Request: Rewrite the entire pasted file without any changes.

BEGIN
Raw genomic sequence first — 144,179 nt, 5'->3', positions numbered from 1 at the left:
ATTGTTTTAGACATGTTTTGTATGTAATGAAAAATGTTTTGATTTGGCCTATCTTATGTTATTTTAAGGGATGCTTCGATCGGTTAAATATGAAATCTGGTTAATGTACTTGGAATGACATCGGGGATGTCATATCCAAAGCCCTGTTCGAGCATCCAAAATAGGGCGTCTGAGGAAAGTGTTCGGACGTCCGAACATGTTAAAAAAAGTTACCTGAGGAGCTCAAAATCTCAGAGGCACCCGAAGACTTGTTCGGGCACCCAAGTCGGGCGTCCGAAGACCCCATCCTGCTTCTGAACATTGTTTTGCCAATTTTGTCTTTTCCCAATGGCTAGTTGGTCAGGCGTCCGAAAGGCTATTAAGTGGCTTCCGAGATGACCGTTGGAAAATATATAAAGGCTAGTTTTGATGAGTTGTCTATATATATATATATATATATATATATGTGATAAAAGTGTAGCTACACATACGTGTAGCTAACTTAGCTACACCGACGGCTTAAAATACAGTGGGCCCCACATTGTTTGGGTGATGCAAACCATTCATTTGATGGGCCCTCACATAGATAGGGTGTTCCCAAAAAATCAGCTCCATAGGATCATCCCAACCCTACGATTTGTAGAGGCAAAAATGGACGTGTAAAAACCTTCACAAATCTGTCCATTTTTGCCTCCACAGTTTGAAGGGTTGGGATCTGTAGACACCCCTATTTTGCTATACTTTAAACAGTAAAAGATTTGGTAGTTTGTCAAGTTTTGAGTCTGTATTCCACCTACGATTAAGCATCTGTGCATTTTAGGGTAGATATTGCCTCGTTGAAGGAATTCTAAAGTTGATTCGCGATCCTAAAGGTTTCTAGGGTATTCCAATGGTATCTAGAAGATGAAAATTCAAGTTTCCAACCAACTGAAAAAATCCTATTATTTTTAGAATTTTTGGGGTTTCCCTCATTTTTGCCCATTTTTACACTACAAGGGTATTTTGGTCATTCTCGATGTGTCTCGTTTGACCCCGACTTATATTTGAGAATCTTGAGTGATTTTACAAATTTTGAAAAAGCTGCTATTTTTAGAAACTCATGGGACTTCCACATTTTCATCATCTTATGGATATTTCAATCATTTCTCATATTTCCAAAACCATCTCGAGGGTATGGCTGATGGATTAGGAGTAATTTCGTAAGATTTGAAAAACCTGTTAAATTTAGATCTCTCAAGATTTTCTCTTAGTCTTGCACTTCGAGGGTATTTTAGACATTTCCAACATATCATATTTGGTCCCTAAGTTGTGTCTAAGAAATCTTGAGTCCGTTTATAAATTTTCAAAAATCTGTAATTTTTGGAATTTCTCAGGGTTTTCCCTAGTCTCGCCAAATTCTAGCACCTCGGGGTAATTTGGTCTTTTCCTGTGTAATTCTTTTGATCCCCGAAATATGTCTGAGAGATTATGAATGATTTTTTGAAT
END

Raw genomic sequence first — 144,179 nt, 5'->3', positions numbered from 1 at the left:
ATTGTTTTAGACATGTTTTGTATGTAATGAAAAATGTTTTGATTTGGCCTATCTTATGTTATTTTAAGGGATGCTTCGATCGGTTAAATATGAAATCTGGTTAATGTACTTGGAATGACATCGGGGATGTCATATCCAAAGCCCTGTTCGAGCATCCAAAATAGGGCGTCTGAGGAAAGTGTTCGGACGTCCGAACATGTTAAAAAAAGTTACCTGAGGAGCTCAAAATCTCAGAGGCACCCGAAGACTTGTTCGGGCACCCAAGTCGGGCGTCCGAAGACCCCATCCTGCTTCTGAACATTGTTTTGCCAATTTTGTCTTTTCCCAATGGCTAGTTGGTCAGGCGTCCGAAAGGCTATTAAGTGGCTTCCGAGATGACCGTTGGAAAATATATAAAGGCTAGTTTTGATGAGTTGTCTATATATATATATATATATATATATATGTGATAAAAGTGTAGCTACACATACGTGTAGCTAACTTAGCTACACCGACGGCTTAAAATACAGTGGGCCCCACATTGTTTGGGTGATGCAAACCATTCATTTGATGGGCCCTCACATAGATAGGGTGTTCCCAAAAAATCAGCTCCATAGGATCATCCCAACCCTACGATTTGTAGAGGCAAAAATGGACGTGTAAAAACCTTCACAAATCTGTCCATTTTTGCCTCCACAGTTTGAAGGGTTGGGATCTGTAGACACCCCTATTTTGCTATACTTTAAACAGTAAAAGATTTGGTAGTTTGTCAAGTTTTGAGTCTGTATTCCACCTACGATTAAGCATCTGTGCATTTTAGGGTAGATATTGCCTCGTTGAAGGAATTCTAAAGTTGATTCGCGATCCTAAAGGTTTCTAGGGTATTCCAATGGTATCTAGAAGATGAAAATTCAAGTTTCCAACCAACTGAAAAAATCCTATTATTTTTAGAATTTTTGGGGTTTCCCTCATTTTTGCCCATTTTTACACTACAAGGGTATTTTGGTCATTCTCGATGTGTCTCGTTTGACCCCGACTTATATTTGAGAATCTTGAGTGATTTTACAAATTTTGAAAAAGCTGCTATTTTTAGAAACTCATGGGACTTCCACATTTTCATCATCTTATGGATATTTCAATCATTTCTCATATTTCCAAAACCATCTCGAGGGTATGGCTGATGGATTAGGAGTAATTTCGTAAGATTTGAAAAACCTGTTAAATTTAGATCTCTCAAGATTTTCTCTTAGTCTTGCACTTCGAGGGTATTTTAGACATTTCCAACATATCATATTTGGTCCCTAAGTTGTGTCTAAGAAATCTTGAGTCCGTTTATAAATTTTCAAAAATCTGTAATTTTTGGAATTTCTCAGGGTTTTCCCTAGTCTCGCCAAATTCTAGCACCTCGGGGTAATTTGGTCTTTTCCTGTGTAATTCTTTTGATCCCCGAAATATGTCTGAGAGATTATGAATGATTTTTTGAAT